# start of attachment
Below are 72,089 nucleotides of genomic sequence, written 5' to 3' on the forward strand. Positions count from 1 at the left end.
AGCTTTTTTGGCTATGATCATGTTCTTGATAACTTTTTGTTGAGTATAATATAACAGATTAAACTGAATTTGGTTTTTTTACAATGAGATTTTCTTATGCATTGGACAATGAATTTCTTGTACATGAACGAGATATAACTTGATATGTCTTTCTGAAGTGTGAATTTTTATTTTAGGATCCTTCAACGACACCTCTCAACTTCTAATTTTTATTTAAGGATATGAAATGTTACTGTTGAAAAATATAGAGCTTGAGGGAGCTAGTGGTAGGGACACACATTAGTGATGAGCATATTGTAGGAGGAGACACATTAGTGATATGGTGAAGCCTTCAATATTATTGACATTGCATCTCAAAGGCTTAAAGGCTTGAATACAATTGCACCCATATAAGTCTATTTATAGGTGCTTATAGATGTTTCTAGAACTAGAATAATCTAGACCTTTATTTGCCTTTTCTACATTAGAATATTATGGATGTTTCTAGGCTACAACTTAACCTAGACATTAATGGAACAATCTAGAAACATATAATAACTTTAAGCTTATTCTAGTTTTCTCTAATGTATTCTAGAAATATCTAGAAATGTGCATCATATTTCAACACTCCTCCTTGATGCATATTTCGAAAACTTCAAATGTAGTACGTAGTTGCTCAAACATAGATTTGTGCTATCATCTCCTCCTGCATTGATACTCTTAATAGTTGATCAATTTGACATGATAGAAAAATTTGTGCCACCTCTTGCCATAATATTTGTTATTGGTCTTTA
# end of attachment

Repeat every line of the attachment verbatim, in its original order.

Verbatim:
Below are 72,089 nucleotides of genomic sequence, written 5' to 3' on the forward strand. Positions count from 1 at the left end.
AGCTTTTTTGGCTATGATCATGTTCTTGATAACTTTTTGTTGAGTATAATATAACAGATTAAACTGAATTTGGTTTTTTTACAATGAGATTTTCTTATGCATTGGACAATGAATTTCTTGTACATGAACGAGATATAACTTGATATGTCTTTCTGAAGTGTGAATTTTTATTTTAGGATCCTTCAACGACACCTCTCAACTTCTAATTTTTATTTAAGGATATGAAATGTTACTGTTGAAAAATATAGAGCTTGAGGGAGCTAGTGGTAGGGACACACATTAGTGATGAGCATATTGTAGGAGGAGACACATTAGTGATATGGTGAAGCCTTCAATATTATTGACATTGCATCTCAAAGGCTTAAAGGCTTGAATACAATTGCACCCATATAAGTCTATTTATAGGTGCTTATAGATGTTTCTAGAACTAGAATAATCTAGACCTTTATTTGCCTTTTCTACATTAGAATATTATGGATGTTTCTAGGCTACAACTTAACCTAGACATTAATGGAACAATCTAGAAACATATAATAACTTTAAGCTTATTCTAGTTTTCTCTAATGTATTCTAGAAATATCTAGAAATGTGCATCATATTTCAACACTCCTCCTTGATGCATATTTCGAAAACTTCAAATGTAGTACGTAGTTGCTCAAACATAGATTTGTGCTATCATCTCCTCCTGCATTGATACTCTTAATAGTTGATCAATTTGACATGATAGAAAAATTTGTGCCACCTCTTGCCATAATATTTGTTATTGGTCTTTA